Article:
House prices continue to skyrocket in New Zealand, hitting a new high for the end of March, according to Quotable Value New Zealand (QV).
QV’s latest data revealed that the average value of homes jumped from 6.8% quarterly growth in February to 7.8% nationally over the past three months. The national average value is now at $884,447, an 18.2% increase year-on-year.
All the major urban centres recorded strong gains in value, with Napier and Hastings dominating the other cities with 15.2% and 10.6% value growth, respectively, over the past three months. House prices in Palmerston North also continue to rise quickly with 10.3% quarterly growth.
Meanwhile, Auckland’s average value now sits at $1,268,509, up 7.2% over the last quarter, with 16.1% annual growth, up from February’s year-on-year growth of 14.2%.
Of the 16 major urban areas, all except Queenstown reached double-digit annual growth. However, the Queenstown market recorded a 9.7% increase over the past 12 months despite forecasts that it would struggle after the COVID-19 pandemic hit.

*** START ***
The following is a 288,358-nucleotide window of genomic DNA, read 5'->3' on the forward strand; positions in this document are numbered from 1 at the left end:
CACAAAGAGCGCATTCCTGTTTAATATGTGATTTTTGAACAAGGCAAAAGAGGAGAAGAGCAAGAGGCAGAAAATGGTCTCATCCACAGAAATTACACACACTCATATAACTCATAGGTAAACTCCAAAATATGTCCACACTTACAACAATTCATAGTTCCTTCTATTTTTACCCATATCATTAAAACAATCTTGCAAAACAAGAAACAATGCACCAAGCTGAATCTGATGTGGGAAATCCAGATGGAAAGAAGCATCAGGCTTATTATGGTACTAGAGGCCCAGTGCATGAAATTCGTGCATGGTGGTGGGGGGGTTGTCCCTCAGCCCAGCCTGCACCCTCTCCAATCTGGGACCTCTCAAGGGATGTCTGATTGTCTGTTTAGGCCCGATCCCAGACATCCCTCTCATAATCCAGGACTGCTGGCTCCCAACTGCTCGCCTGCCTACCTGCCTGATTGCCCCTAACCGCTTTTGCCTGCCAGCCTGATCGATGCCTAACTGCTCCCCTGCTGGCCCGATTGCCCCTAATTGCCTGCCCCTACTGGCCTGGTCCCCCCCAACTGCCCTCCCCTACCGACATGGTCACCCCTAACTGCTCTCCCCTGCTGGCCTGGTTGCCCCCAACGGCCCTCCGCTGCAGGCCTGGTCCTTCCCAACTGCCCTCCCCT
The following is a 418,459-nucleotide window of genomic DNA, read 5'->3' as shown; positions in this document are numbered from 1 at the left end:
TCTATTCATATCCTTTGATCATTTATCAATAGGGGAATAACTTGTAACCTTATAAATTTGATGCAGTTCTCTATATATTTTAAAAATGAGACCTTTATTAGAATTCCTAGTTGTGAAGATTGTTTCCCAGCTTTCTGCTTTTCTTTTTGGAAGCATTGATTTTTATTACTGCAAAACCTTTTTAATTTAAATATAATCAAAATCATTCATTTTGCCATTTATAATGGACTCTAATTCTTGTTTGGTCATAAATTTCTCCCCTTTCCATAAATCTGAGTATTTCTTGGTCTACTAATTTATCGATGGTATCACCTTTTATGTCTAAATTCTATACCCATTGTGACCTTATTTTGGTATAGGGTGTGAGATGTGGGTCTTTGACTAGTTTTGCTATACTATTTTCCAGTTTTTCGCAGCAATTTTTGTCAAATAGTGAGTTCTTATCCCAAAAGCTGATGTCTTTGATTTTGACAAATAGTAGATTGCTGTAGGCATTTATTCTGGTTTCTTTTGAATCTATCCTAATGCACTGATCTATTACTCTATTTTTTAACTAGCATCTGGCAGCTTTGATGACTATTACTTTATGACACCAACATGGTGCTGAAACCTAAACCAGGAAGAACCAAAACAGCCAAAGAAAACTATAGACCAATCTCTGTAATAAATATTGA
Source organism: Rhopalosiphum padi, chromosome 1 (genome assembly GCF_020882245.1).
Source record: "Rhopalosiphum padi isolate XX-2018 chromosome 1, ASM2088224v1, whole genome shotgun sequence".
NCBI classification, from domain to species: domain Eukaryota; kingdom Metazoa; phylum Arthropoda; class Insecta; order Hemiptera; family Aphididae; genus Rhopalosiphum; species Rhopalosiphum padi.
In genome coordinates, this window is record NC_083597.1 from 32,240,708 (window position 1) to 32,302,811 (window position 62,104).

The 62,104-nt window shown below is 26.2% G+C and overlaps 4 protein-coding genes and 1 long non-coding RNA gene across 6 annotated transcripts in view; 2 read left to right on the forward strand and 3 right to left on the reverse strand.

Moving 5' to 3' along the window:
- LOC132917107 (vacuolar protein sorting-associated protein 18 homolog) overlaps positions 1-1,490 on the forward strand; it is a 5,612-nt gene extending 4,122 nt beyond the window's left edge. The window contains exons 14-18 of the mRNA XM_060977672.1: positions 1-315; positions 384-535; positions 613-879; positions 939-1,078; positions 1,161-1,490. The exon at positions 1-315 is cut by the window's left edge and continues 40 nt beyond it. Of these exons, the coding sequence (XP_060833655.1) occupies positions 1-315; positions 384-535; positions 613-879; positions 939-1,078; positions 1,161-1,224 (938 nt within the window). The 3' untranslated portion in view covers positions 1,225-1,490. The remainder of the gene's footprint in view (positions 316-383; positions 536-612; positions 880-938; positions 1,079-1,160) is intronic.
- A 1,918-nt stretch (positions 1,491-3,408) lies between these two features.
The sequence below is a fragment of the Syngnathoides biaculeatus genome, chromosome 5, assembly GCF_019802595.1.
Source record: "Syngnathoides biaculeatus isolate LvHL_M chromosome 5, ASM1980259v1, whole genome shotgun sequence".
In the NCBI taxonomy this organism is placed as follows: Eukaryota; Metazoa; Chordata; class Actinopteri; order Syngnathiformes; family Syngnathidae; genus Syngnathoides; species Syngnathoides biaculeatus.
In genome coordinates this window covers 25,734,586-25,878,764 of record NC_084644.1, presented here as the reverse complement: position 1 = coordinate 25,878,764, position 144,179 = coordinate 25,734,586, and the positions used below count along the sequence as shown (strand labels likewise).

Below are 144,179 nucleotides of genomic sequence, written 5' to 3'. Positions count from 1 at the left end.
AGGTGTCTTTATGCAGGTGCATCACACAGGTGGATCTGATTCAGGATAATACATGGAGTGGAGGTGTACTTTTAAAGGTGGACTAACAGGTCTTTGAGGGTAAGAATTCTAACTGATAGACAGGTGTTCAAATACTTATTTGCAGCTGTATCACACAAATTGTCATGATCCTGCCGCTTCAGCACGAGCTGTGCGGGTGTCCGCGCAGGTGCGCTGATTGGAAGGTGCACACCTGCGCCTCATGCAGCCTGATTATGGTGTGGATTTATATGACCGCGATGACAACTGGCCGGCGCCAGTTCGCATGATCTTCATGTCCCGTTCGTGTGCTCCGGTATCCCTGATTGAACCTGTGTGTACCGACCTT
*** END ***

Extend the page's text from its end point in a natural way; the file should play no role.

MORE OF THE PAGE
Palmerston North also took the spotlight, with an annual value growth of 26.8%, followed by Hastings and Marlborough with 25.9% and 25%, respectively. The Wellington region performed best of the main centres with an annual growth rate of 24%.
QV general manager David Nagel said he is still uncertain if the government’s new housing package will impact the rising house prices.
“This is not going to be a quick fix, but certainly the changes will impact the buying and selling habits of some investors. But any fall in activity from investors will likely be backfilled by increased demand from first-home buyers in the short term, so it’s hard to see prices coming down in a hurry,” Nagel said.
“It certainly sounds like it’s been a tough year so far for investors, with new Healthy Homes legislation impacting compliance costs for landlords in February, followed by the return of LVRs in early March. The announcement to extend the bright-line test to 10 years, as well as phasing out interest deductibility, will certainly make residential investment less attractive in the future. However, the capital gains for seasoned investors have been quite exceptional for the past couple of years.”